Mis-alignment usually only affects tire wear but it could also cause excessive heat buildup under the right conditions.

When people have a bunch of tire failures it might be good to go back and look for times when there has been "curb hopping" (like when parking at home in a side yard etc), or hitting the end of a curb when entering a gas station. Potholes are a way of life in some parts of the country and they take their toll. Construction zones are notorious for having all kinds of hazards showing up in the roadway from small, sharp, pieces of broken concrete to nails and other metal parts. I picked up one of the sharp teeth that broke off a dropped (I assume it was dropped) circular saw blade in my Volt's tire after driving through a construction zone on the freeway right after I bought it. Luckily the TPMS gave me instant warning I had a tire losing air and I was able to pull over and "save the tire". Most people aren't that lucky, depending on the size of puncture and/or the timeliness of the warning.

Are the tires failing on the same axle? In the same position, are the replacements the same brand? If so, might be a good idea to change brands.

kinda like where you're going here Mike, with the feathered edge. if one set of axles don't have it and the other does with both "sharp edges" to the same direction/ side it would make me think the center lines of the axles arent parallel. Like an axle shifted. On a 6 yr old toy hauler, got anything like bent rims from where you might have hit a curb etc. What are you hauling vs. the payload capacity? How long has this been going on? They always say when you blow one on a side the other on the same side sustained damage due to the increased load carried. We're all speculators here, let us know what develops/what you discover.
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Old 03-08-2019, 02:39 PM   #9
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You mention using cross-chocks. Are you using the x-chocks that go between the tires for stabilization? Ensure you aren't overtightening them as that may cause problems with your tires.
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Old 03-08-2019, 02:41 PM   #10
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get your axles measured for spacing's and alignment. buddy of mine found his axles were installed on his FR trailer UPSIDE DOWN!


mine were out of alignment by over 2 inches and tracked way off causing issues. no accidents in either sitrep.
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Old 03-08-2019, 02:58 PM   #11
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You mention using cross-chocks. Are you using the x-chocks that go between the tires for stabilization? Ensure you aren't overtightening them as that may cause problems with your tires.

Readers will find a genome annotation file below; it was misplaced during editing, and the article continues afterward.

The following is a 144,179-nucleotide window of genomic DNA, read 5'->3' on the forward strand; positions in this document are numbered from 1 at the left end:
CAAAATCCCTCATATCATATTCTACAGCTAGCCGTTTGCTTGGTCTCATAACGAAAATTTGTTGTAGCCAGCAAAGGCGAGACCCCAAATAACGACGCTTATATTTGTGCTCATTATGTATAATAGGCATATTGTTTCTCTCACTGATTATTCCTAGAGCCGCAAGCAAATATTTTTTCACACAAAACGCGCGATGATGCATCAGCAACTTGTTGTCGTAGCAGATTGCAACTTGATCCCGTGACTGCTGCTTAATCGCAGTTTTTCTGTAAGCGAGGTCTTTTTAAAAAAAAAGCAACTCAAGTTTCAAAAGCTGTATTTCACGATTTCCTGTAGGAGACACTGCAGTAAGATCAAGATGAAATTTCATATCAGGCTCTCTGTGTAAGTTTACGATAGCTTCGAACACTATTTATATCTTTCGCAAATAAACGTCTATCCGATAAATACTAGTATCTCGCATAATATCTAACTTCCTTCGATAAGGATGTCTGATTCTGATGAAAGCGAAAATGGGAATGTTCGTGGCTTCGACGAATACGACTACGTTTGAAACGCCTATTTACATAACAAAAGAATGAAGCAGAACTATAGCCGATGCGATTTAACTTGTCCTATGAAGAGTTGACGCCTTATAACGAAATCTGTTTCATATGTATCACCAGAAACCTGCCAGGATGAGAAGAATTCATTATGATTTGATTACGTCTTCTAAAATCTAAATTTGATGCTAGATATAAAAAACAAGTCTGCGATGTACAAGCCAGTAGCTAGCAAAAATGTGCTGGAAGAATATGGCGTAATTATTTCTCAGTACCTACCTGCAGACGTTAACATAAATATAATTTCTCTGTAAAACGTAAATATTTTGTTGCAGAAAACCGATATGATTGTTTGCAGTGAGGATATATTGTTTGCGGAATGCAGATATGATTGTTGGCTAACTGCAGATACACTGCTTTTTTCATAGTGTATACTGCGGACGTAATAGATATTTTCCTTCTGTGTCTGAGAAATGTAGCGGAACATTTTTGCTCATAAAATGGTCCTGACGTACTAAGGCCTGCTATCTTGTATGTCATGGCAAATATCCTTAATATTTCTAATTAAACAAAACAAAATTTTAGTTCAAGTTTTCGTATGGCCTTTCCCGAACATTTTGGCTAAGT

I doubt that. Think about the impact a tire receives running down the road. Or the several thousand pounds they are supporting just sitting there. I can't believe any human could tighten an X chock enough to do damage.
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Old 03-08-2019, 03:25 PM   #12
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Tire Failure Nightmare

Our last RV was a 39' 5th wheel and we had LOTS of tire problems. Over a 18 month period and approx. 12.000 mile life we lost 16 tires. 5 by "blow out" and 11 by partial cord issues. We also lost 4 wheel bearings and their seals. During this time the manufacture installed 2 new axles, but we continued to loss tires every 2,000 miles. Manufacturer was NO help. WE researched the internet and found a company in Orlando, FL. that checked for alignment with the front "pin box" and axles using lasers, they did the service work for Disney World's transportation dept. They found that the front axle was 7 degrees going to the left and the rear axle was 5 degrees to the right. So the axles "fought" one another as we drove and put so much heat into the "scrubbing" tires that they destroyed the tires each mile we drove. We confronted the manufacturer with the print out data and they asked if we could "measure with a tape measure the axles from side to side" We had been doing that for 18 months, so I "lost it" and screamed at them and said I just got done towing my unit to Orlando to have it laser checked and you want to use a hand measure tape??? Back to Goshen, Indiana and the factory with my unit (and 2 more tires during the trip from Orlando to Goshen) The manufacture found out they had welded the axle mounting points in the wrong locations, SORRY. Cost us thousands of $$$ between tires, hotel rooms, damage to trailer from blow outs and gas.